Stranger Than Fiction: The History & Craft of Fiction Writing$60
About this course
Recommended Ages: This class is ideal for students ages 11-17. Younger academically gifted students will be accepted.
Levels: Class is only offered in 1 level
Start Date: March 1. Class consists of 4 lesson plans. Students have 2 weeks after the last class is posted to complete the course. No live classes- do the lesson plans on YOUR schedule.
What makes a good story? What makes a bad story? How can a writer make their readers care about the characters they have created? What motivates someone to write a story in the first place? In this course, we will look at many examples of creative writers who have used storytelling to share their ideas and opinions about the world around them, and who have turned to fiction to see their imaginations come to life.
This 4-week course will introduce students to major aspects of creative fiction, looking specifically at popular writers and genres that have helped shape modern creative writing in the United States and around the world. As a creative writing “workshop”, this course will focus heavily on reading and writing, and will include examples of famous writers from many different cultures throughout history to help students create fictional stories of their own.
By the end of this course, students will become familiar with several major figures in literary history, as well as with the basic building blocks of storytelling – such as genre, character, setting, conflict, and resolution. Creative assignments will give students the opportunity to use these skills in developing their own creative writing style so they can begin to build their own fictional worlds!
This is class is not recommended for most children under 12 (but we trust that you know your child’s abilities better than we do!). There will be only one level for this course.
LESSON PLANS: This is a 4 week class. Students have 2 weeks after the last class is posted to complete all work. Weekly lesson plans are posted on Tuesdays by 5pm Pacific Time. There is no “live” component to this class, which allows students to work at their own pace. This is a great option for busy students who need to work on their own schedule, and students who live all over the world and can’t easily coordinate time zones.
Lesson plans are a combination of power point, graphics, video, and audio. Each slide is fully narrated for students who prefer to hear material read to them. There is no textbook for this course.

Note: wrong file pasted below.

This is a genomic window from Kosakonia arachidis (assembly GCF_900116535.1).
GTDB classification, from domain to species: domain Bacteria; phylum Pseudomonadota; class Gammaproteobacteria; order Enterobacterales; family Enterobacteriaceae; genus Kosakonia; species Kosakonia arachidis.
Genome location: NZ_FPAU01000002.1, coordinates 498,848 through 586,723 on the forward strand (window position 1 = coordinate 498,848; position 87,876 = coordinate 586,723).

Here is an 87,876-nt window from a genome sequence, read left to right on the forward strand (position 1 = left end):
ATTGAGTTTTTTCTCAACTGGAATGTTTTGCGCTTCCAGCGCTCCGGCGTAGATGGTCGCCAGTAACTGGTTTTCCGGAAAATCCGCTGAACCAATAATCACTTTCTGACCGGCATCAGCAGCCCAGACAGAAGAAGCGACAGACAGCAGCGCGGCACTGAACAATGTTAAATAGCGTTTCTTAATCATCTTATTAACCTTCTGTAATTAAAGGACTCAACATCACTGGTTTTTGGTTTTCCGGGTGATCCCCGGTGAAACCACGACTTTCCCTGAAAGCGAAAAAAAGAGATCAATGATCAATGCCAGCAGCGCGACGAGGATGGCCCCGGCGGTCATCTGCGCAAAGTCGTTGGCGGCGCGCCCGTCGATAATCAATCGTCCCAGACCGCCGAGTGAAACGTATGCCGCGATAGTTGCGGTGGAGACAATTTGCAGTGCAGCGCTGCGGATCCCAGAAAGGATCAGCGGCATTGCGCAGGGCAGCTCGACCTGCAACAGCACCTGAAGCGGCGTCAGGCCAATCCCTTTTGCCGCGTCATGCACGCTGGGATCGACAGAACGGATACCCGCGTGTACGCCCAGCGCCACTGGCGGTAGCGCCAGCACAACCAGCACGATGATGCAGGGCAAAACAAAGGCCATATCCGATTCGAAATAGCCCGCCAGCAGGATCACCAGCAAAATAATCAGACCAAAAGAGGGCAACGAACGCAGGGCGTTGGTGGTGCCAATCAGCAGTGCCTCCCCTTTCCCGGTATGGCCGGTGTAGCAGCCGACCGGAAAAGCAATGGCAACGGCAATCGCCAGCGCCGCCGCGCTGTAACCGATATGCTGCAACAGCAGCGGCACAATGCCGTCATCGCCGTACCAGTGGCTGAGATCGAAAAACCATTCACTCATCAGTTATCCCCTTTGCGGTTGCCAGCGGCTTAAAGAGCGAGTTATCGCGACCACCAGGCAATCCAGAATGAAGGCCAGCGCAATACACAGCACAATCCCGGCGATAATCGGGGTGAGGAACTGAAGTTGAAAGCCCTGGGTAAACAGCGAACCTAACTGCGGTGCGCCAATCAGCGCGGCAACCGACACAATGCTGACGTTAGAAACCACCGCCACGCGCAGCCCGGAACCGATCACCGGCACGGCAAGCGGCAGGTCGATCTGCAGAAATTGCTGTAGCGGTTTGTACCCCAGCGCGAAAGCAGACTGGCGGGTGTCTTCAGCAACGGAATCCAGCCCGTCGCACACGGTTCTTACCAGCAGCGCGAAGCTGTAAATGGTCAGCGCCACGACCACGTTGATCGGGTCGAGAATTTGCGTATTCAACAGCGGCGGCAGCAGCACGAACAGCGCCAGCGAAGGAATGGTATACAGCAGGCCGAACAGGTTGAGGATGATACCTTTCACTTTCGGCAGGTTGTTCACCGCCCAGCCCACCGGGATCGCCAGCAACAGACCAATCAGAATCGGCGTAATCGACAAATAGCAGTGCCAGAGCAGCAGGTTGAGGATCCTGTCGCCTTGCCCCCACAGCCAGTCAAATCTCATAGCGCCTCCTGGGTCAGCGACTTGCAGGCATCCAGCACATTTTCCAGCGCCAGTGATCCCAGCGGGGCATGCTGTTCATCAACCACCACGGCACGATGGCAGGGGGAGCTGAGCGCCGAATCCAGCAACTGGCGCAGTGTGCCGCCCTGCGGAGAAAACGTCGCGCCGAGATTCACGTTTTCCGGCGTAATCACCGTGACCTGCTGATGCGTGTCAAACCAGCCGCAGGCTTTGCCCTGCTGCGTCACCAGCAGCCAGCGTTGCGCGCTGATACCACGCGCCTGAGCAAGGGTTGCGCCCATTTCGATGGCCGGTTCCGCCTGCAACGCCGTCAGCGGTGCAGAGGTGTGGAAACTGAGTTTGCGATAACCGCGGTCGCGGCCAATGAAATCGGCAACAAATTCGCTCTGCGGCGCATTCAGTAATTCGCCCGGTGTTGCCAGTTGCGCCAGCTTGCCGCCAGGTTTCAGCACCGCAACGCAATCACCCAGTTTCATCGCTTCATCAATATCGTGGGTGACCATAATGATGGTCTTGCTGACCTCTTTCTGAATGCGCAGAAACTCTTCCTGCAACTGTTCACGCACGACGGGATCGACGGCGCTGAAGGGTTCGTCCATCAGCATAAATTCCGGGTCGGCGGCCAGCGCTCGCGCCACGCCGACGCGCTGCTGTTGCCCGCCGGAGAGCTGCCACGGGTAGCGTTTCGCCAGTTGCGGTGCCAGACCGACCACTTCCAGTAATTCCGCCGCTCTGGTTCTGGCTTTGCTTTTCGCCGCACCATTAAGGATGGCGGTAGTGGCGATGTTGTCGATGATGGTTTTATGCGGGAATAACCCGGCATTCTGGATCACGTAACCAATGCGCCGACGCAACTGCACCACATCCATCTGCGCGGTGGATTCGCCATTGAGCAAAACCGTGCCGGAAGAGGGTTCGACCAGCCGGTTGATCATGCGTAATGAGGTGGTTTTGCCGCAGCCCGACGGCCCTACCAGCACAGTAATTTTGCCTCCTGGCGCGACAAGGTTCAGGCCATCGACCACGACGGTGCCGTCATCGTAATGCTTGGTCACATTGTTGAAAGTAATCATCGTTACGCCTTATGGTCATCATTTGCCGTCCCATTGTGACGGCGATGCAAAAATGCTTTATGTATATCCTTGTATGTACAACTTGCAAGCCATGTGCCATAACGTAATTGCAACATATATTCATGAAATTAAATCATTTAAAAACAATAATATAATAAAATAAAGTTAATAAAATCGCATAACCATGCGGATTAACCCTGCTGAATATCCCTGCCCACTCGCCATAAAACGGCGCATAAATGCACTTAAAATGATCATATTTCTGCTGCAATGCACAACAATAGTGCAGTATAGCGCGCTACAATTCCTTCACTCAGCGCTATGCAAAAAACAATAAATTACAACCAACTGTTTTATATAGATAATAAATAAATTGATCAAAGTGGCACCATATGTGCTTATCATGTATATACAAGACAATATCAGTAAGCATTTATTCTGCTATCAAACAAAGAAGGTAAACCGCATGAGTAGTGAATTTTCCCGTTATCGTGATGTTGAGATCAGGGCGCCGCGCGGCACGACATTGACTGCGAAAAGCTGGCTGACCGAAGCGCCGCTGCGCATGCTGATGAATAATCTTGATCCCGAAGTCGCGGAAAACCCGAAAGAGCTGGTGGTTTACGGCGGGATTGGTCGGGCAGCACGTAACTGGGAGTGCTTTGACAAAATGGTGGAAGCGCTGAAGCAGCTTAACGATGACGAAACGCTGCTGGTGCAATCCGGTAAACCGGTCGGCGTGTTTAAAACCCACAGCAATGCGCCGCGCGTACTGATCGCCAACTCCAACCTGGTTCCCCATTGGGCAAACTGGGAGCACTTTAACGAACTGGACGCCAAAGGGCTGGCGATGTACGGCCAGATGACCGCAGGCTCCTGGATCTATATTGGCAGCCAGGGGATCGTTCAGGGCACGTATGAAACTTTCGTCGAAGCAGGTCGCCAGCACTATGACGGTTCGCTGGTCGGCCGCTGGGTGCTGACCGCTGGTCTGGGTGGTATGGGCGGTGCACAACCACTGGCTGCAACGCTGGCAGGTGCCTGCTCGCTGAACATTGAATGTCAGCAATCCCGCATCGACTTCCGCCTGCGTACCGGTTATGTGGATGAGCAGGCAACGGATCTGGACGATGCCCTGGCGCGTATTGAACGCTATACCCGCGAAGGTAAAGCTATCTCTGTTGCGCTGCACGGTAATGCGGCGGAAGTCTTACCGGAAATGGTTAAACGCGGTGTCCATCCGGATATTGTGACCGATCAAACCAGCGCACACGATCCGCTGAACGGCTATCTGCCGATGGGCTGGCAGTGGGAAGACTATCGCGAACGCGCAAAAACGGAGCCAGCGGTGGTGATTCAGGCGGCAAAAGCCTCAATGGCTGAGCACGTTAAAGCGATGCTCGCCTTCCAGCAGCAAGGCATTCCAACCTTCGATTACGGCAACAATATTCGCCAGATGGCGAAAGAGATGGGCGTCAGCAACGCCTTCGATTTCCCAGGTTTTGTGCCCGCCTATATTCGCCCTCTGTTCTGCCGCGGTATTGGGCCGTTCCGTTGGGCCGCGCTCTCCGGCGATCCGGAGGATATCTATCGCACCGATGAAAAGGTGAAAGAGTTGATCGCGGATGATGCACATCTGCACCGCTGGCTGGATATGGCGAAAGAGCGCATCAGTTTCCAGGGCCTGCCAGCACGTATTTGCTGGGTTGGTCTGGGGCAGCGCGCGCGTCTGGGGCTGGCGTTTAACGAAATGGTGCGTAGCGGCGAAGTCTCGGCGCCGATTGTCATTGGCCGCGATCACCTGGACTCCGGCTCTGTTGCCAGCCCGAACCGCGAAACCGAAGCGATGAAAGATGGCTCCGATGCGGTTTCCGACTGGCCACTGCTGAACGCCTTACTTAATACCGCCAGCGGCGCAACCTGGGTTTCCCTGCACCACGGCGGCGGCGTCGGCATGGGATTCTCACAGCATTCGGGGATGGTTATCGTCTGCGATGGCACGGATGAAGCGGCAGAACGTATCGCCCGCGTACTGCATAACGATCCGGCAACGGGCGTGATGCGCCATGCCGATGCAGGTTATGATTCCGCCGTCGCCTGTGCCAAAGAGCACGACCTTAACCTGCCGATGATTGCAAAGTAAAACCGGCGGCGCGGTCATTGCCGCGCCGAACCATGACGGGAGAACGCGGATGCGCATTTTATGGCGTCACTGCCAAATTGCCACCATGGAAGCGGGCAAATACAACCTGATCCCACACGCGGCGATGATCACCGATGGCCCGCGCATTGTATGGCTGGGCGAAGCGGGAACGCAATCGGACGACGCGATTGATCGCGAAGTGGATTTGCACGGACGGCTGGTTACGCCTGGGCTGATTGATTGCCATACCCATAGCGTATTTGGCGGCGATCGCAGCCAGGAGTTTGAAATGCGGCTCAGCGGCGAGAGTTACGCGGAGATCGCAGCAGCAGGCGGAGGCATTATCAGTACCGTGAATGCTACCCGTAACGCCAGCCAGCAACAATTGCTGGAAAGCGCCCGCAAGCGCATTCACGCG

DISCUSSION: There are weekly discussions about the lesson plan with the instructor. We also offer an “open talk” forum where students can have fun getting to know their classmates!
ASSIGNMENTS: The assignments in this class are designed to help students develop their own creative writing skills and style. Assignments will be more writing intensive, focused on the basic building blocks of storytelling – such as genre, character, setting, conflict, and resolution. Creative assignments will give students the opportunity to use these skills in developing their own creative writing style so they can begin to build their own fictional worlds! All students receive instructor feedback on submitted work.
QUIZZES: Online quizzes are available each week as a tool for students to see how well they understand the material. Format is generally multiple choice, matching, true/false, and fill in the blank.
GRADES: All quizzes, labs, and online assessments automatically receive a grade in the system. You have the option of having your student’s individual projects graded or not (all assignments receive instructor feedback). Report cards are issued at the end of the course- one for ungraded students and one for graded students. These mean nothing other than for your own records or reporting purposes. We do not maintain copies.
TIME: In general, expect 1-1.5 hours to work through the lesson plan each week, and an additional 2-5 hours working on assignments (it really depends what assignment your child chooses to do and how they manage their time).
Week 1 – Genre and Character
This first week will look at major classifications of fiction to familiarize students with different genres of creative writing, and will also introduce students to various strategies for creating realistic and interesting characters that readers can follow through the end of their story.
Week 2 – Setting and Backstory
This second week will focus on “world-building” in creative fiction, and will teach students the importance of place and setting in storytelling so that readers have a deeper understanding of the characters and events in a fictional world.
Week 3 – Conflict and Dialogue
This third week will introduce students to different strategies for creating tension in a story, and will focus on writing successful dialogue and character interaction that can show these characters learning and growing from conflict throughout their story.
Week 4 – Resolution and The Editing Process
This final week will emphasize conflict resolution in a story so that the overall journey of each character reaches an interesting and logical conclusion, and will also offer students suggestions and strategies for editing and organizing their creative ideas.
Our course begins with the first step for generating great user experiences: understanding what people do, think, say, and feel. In this module, you’ll learn how to keep an open mind while learning.